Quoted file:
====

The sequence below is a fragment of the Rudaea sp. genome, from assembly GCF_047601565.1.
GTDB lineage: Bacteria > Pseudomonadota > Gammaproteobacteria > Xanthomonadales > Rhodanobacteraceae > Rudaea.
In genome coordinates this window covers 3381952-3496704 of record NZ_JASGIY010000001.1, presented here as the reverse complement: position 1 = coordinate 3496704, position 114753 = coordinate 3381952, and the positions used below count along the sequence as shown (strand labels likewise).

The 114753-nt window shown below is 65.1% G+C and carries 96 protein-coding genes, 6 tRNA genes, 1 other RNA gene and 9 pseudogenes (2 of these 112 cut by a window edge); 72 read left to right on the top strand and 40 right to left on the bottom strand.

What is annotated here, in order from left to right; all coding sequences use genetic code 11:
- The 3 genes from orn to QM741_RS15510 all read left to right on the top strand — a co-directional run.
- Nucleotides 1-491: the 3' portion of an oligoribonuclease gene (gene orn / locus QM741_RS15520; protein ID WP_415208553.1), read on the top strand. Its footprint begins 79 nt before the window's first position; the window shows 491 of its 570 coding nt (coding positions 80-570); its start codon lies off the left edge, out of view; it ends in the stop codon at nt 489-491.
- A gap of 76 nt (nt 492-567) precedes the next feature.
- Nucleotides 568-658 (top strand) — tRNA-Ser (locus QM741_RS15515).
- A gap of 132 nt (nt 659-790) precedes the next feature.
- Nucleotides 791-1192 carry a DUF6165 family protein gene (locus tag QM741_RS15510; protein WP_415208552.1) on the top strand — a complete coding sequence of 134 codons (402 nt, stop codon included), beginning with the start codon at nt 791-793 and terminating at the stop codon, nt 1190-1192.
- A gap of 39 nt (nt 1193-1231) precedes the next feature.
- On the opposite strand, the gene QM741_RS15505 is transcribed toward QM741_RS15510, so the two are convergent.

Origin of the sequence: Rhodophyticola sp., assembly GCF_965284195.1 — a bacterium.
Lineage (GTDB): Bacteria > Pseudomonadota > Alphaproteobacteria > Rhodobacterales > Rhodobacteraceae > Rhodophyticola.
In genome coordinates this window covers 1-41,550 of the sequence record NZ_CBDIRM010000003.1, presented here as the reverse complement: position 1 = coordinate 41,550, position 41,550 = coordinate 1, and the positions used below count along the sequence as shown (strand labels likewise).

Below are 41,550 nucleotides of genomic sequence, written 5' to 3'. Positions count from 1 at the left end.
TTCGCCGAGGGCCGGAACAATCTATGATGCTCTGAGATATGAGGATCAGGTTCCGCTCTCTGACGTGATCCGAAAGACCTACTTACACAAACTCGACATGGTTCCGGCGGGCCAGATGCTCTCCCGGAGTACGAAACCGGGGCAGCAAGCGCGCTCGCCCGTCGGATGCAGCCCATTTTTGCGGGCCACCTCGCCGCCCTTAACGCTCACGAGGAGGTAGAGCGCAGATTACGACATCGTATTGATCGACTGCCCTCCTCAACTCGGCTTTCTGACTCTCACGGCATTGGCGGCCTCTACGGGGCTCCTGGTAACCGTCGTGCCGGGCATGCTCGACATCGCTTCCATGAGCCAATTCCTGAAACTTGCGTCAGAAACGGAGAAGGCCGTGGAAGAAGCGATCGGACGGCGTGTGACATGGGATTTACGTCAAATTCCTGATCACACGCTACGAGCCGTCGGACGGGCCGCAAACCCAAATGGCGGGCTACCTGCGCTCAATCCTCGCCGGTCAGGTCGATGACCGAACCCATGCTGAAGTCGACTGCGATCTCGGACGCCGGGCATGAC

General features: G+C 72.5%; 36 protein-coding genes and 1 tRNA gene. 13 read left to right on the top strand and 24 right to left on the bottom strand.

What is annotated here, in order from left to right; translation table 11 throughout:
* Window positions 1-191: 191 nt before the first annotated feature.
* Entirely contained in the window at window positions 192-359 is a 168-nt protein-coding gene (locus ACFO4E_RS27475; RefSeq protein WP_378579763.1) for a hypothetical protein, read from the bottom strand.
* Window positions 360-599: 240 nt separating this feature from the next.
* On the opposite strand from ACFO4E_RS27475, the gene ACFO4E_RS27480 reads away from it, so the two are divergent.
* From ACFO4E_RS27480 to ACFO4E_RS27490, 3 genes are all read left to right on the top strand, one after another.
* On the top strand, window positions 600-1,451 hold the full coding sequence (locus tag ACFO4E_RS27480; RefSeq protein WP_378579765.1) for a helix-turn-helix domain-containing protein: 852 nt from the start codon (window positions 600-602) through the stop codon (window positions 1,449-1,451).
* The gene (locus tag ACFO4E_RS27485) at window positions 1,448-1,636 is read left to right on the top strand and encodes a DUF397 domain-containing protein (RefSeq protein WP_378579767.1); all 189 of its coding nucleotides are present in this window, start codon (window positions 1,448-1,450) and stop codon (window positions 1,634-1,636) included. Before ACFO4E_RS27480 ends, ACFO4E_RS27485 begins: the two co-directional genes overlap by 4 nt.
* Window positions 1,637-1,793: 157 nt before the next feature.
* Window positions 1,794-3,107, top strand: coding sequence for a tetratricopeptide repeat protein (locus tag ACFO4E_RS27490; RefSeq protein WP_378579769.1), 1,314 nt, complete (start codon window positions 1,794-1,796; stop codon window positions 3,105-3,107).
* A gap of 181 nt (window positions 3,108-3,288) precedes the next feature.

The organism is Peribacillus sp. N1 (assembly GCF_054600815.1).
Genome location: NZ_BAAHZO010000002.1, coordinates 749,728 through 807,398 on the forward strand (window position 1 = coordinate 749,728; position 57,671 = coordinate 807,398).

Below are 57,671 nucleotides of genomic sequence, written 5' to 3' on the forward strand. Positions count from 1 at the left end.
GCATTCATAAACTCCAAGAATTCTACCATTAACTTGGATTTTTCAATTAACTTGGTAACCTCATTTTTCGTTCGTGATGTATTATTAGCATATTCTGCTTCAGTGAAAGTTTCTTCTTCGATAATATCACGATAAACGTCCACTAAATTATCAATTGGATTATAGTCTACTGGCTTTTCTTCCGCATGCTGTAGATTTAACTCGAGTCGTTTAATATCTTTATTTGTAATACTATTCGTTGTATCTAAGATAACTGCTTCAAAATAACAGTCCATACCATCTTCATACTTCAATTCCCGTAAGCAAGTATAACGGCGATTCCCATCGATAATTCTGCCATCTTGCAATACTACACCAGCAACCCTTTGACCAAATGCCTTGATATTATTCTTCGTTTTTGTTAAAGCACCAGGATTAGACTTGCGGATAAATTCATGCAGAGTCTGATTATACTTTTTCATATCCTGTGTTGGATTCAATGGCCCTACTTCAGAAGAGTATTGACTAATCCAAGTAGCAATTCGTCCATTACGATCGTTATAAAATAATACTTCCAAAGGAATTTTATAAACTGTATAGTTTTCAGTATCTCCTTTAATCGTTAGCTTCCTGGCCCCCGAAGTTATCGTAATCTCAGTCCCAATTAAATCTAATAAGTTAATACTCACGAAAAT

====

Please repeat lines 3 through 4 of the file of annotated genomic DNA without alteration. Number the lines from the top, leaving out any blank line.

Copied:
In genome coordinates this window covers 3381952-3496704 of record NZ_JASGIY010000001.1, presented here as the reverse complement: position 1 = coordinate 3496704, position 114753 = coordinate 3381952, and the positions used below count along the sequence as shown (strand labels likewise).

The 114753-nt window shown below is 65.1% G+C and carries 96 protein-coding genes, 6 tRNA genes, 1 other RNA gene and 9 pseudogenes (2 of these 112 cut by a window edge); 72 read left to right on the top strand and 40 right to left on the bottom strand.